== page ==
Russian families are fleeing to Georgia to escape the draft amid mounting fears that one million men will be sent to fight in Ukraine.
Men, women and children have been seen dragging suitcases in poor weather conditions beside cars heading towards the Georgian side of the Verkhni Lars customs checkpoint.
It comes as opposition to Vladimir Putin’s war continues to grow with mass protests breaking out across the country.
Riot police have arrested more than 2,000 anti-war demonstrators this week after the Russian president ordered the mobilisation of 300,000 reservist troops.
The dictator is becoming increasingly erratic as the country suffers humiliating defeats at the hands of the Ukrainian army, which launched a series of concentrated counter-offensives.
Hundreds of settlements and Russian strongholds have been liberated over the past month, including a small village of 830 people which could play a strategic part in the war.
Putin’s allies are reportedly now beginning to blame the regime for the failed invasion and for the mass exodus.
Valentina Matvienko, the speaker of Putin’s puppet parliament, said the police’s use of force on protestors was ‘absolutely unacceptable’.
She said: ‘I consider it absolutely right that they are triggering a sharp reaction in society.’
Valeriy Fadeev, the Kremlin’s human rights ombudsman, even expressed concern that 70 fathers of large families and nurses without military skills were drafted.
There have also been reports of Russian officers trying to conscript a man who died in 2020, after turning up at his house with mobilisation orders.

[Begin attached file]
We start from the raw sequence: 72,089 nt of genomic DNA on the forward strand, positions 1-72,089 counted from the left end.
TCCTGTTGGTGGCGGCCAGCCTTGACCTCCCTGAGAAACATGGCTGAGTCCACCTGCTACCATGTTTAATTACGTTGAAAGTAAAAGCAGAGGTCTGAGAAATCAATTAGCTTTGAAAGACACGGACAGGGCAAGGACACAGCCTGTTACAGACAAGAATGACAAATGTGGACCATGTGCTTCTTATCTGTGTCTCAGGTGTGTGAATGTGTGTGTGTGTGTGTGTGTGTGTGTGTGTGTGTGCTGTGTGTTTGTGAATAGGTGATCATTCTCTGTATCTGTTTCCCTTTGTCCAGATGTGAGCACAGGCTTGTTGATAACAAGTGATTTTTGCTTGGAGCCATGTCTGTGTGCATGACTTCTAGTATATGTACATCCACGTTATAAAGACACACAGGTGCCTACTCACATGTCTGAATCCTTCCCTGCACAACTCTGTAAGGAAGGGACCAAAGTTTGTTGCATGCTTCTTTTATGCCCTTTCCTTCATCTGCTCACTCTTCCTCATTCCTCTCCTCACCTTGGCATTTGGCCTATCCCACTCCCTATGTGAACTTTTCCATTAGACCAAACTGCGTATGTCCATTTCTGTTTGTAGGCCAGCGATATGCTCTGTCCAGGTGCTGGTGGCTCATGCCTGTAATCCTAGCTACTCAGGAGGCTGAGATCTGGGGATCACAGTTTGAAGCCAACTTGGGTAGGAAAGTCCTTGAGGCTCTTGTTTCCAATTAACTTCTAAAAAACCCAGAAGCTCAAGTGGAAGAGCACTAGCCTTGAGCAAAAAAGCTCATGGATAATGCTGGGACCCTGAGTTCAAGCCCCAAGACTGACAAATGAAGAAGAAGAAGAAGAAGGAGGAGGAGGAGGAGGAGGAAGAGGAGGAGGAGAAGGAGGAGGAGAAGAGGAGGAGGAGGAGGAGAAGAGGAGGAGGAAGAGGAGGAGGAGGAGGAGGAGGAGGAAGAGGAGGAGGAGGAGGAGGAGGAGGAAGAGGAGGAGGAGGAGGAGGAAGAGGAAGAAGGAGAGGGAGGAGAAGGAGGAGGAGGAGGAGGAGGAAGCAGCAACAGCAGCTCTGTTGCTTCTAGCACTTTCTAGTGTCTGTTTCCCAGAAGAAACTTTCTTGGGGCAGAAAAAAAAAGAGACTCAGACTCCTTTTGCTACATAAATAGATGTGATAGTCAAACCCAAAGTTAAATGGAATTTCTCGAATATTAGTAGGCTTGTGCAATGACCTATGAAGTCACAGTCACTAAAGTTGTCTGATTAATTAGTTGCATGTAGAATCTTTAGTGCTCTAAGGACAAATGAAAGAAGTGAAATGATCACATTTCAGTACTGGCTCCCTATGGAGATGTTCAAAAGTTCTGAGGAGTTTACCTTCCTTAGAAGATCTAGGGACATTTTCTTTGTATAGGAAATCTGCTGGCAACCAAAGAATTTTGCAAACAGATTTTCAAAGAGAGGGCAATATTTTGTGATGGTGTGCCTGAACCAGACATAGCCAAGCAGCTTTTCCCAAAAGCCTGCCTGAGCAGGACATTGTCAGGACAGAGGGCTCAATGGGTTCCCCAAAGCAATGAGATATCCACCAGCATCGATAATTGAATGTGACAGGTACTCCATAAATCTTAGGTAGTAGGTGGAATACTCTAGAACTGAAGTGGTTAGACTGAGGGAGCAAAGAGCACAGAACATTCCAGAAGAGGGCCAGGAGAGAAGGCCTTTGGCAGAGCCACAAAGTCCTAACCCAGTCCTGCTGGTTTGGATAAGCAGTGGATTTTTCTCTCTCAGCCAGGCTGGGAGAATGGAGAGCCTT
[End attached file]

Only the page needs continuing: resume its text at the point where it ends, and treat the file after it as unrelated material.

In the Dagestani capital of Makhachkala, one of the country’s poorest regions, women have been seen shouting ‘no to war’ in a large protest as riot police fired warning shots into the air.
OVD-Info group, an independent Russian human rights monitor, said it was concerned over reports of ‘very tough’ detentions in the region.
Police have also been seen dragging away women protesting in the Siberian city of Yakutsk, with some heard chanting ‘no to genocide’, and ‘let our children be free’.
Just under 50 miles east in the town of Tara, Russians have been pictured tearfully saying goodbye to their loved ones who have been conscripted.
Meanwhile, western Europe are debating whether to offer sanctuary to those fleeing conscription.
Senators in France have argued Europe has a duty to help and not doing so would feed into Putin’s narrative of the bloc.
A group of more than 40 senators said: ‘Closing out frontiers would fit neither with our values nor our interests.’
However, other state officials are far more reluctant to let Russians through their borders.
Latvian foreign minister Edgard Rinkevics tweeted: ‘They were fine with killing Ukrainians, they did not protest then.’
He also said they cannot be considered conscientious objectors as they did not act when Russia invaded Ukraine.
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